Mercury in Maine
On Tuesday, the Maine-based BioDiversity Reserach Institute released a new report on mercury pollution. Most media in New England covered the story. Here's a bit from the Boston Globe:
Mercury contamination is more pervasive in New England than researchers previously believed, according to a study being released today that indicates the toxic substance appears to be polluting the environment in ways that scientists previously did not think possible.
The four-year study in Northeastern United States and eastern Canada also indicates significant levels of mercury in forest songbirds and other animals that researchers did not suspect were ingesting mercury.
The study, comprising 21 papers being published in the journal Ecotoxicology, also identifies nine hot spots in the region, including in the lower Merrimack River area in Massachusetts and New Hampshire where mercury levels in animals such as brook trout, loons, mink, and eagles are alarmingly high. In some locations, the levels appear to be interfering with some species' reproduction.
"The impacts of mercury go well beyond what anyone would have envisioned yesterday," said Michael Bender, director of the Mercury Policy Project in Vermont and cochairman of the state mercury committee, who was not involved in the study. "It doesn't look like there are any limits on mercury's reach."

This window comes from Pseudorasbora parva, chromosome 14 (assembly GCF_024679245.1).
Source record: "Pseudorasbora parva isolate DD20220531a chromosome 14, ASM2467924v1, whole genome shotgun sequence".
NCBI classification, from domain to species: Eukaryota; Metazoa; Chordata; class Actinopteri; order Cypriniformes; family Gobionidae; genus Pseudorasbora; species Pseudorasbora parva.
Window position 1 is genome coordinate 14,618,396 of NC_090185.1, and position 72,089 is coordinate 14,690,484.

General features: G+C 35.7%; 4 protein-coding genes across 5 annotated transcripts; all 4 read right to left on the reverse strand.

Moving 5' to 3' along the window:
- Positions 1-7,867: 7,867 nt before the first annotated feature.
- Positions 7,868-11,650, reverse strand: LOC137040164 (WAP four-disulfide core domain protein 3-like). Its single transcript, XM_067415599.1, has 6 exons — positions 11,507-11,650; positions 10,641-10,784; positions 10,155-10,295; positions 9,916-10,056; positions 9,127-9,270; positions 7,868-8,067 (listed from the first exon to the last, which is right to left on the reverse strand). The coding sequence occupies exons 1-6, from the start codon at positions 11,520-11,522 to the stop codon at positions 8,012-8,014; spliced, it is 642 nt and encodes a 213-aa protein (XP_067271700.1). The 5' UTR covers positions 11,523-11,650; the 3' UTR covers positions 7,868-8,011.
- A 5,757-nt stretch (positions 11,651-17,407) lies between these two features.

So what political action should be taken? Here are some ideas, from the BDN:
The report was released just one day after three U.S. senators from New England - including Maine's Olympia Snowe - called on the EPA to develop stricter controls on mercury emissions. The agency is expected to issue its mercury rule next week.
The Bush administration disputes a determination by the Clinton administration that mercury should be regulated as a hazardous substance, which would require about 450 power plants to invest in new technology to reduce their emissions. Instead, the EPA now favors a proposal, supported by the power generation industry, that would cap mercury emissions nationwide but allow individual plants to buy "credits" from cleaner plants rather than reduce their emissions. The agency believes that its plan could cut mercury emissions from coal-fueled power plants by 70 percent nationwide by 2019.
and the PPH:
The EPA claims its rule would reduce mercury emissions from coal-burning plants 70 percent by 2018. The EPA's own inspector general, however, found that the rules were developed with too much input from the industry. It's likely that more can be done sooner.
That also shows there's a problem within the EPA that should be addressed. Both Sens. Olympia Snowe and Susan Collins have pushed for better mercury controls, and they should push for a better rule-development process as well. Collins, in her role as chairwoman of the Senate Homeland Security and Governmental Affairs Committee, is in a place to call hearings on the flawed rule-making process and should do so.
The latest scientific findings show that meaningful controls - and a strong agency to push for them - are more urgent than ever before.
The BRI website has more information and copies of all their studies.
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